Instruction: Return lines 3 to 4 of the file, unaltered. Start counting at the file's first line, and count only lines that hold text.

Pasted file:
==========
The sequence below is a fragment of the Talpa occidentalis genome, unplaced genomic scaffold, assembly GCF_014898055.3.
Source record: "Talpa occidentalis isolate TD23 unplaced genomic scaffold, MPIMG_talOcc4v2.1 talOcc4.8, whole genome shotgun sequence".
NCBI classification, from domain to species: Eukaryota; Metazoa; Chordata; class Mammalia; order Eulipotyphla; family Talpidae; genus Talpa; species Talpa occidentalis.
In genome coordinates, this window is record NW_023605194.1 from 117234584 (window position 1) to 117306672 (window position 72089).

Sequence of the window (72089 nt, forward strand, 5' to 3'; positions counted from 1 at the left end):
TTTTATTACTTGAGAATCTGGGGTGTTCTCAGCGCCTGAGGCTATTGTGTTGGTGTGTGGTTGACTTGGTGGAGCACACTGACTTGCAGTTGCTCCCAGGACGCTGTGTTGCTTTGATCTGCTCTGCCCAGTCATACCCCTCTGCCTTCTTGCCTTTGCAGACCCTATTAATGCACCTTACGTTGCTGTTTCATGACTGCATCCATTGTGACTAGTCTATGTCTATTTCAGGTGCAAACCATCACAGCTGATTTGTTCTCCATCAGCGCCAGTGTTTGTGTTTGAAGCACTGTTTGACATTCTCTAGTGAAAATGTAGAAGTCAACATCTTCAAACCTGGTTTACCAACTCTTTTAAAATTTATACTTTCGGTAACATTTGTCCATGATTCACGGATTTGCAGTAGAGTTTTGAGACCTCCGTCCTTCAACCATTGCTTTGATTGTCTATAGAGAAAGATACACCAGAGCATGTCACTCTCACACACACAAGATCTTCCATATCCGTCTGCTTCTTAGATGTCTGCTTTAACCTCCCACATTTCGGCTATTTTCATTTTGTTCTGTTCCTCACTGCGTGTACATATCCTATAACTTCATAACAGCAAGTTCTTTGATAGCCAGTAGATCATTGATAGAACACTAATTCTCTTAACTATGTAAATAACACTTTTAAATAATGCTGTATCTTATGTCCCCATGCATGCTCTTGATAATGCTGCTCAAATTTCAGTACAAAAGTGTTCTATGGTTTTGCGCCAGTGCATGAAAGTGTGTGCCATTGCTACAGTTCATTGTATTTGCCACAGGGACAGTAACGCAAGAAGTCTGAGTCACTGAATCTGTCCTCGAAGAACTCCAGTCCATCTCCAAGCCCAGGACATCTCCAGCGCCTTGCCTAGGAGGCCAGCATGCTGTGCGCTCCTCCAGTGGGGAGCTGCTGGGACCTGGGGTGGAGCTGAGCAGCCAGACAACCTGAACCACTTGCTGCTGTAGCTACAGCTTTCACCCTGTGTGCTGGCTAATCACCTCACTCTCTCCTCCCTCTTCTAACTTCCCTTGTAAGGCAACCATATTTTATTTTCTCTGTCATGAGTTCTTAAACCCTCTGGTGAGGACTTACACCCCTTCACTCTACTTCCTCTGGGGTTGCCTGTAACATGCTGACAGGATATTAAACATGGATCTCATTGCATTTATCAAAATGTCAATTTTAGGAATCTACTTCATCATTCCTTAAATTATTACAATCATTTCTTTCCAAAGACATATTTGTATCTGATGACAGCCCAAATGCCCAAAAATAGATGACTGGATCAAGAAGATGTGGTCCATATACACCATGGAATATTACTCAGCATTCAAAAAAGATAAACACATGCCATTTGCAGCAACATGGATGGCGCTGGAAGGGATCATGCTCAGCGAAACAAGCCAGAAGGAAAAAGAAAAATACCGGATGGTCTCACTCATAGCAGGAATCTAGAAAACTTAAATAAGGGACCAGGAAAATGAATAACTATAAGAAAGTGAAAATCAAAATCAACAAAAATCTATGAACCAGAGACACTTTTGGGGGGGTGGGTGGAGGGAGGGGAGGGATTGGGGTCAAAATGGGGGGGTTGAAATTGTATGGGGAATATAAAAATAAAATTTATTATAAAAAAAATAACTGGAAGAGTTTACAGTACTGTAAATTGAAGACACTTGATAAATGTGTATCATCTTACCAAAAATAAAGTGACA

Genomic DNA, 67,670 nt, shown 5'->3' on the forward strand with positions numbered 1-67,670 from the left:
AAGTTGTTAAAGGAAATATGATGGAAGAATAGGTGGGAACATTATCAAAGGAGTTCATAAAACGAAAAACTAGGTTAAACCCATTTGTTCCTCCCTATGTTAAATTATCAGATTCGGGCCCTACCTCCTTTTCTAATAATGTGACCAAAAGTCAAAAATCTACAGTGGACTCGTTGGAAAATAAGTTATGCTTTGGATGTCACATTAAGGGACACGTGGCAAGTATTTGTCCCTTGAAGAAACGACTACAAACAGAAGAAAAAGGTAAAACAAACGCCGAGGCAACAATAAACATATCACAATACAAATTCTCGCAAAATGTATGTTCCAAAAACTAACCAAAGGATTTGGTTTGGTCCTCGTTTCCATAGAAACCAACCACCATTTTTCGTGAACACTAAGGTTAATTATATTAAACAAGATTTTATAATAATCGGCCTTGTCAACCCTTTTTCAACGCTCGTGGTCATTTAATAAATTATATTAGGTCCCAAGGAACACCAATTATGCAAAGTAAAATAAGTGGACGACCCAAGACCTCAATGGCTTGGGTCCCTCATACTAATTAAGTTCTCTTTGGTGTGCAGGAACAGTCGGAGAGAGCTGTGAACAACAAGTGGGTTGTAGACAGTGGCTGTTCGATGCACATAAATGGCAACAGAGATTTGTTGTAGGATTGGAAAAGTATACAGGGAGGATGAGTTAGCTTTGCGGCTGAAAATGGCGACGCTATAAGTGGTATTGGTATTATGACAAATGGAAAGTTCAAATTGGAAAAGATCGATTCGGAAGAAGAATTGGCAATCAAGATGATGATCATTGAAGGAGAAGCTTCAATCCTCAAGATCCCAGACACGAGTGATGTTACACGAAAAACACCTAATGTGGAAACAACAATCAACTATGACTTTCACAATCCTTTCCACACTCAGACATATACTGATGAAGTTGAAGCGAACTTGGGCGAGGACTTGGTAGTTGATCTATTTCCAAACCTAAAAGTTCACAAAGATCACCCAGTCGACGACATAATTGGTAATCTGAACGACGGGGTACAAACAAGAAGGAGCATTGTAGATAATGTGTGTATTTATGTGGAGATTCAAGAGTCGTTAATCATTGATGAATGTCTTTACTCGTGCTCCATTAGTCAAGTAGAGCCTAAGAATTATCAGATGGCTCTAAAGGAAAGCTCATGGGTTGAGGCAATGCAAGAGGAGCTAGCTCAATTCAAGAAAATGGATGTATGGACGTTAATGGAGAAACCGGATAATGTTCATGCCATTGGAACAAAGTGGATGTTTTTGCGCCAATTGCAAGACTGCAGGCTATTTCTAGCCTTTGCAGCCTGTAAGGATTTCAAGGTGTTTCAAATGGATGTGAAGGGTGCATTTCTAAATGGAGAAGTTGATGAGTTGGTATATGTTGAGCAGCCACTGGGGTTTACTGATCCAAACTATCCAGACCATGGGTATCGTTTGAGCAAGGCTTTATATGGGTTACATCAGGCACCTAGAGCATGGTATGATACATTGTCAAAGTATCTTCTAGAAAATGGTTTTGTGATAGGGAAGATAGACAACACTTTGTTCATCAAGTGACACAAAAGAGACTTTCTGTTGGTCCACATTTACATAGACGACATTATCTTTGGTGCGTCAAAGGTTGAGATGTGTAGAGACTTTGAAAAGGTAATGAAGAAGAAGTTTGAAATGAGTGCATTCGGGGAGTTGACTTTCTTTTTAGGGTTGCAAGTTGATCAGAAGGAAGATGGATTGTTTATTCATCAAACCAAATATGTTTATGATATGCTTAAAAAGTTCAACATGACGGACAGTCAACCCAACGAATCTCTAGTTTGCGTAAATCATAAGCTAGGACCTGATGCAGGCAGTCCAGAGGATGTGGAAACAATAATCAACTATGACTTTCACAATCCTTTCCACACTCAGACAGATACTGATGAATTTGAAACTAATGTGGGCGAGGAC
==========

NCBI classification, from domain to species: Eukaryota; Metazoa; Chordata; class Mammalia; order Eulipotyphla; family Talpidae; genus Talpa; species Talpa occidentalis.
In genome coordinates, this window is record NW_023605194.1 from 117234584 (window position 1) to 117306672 (window position 72089).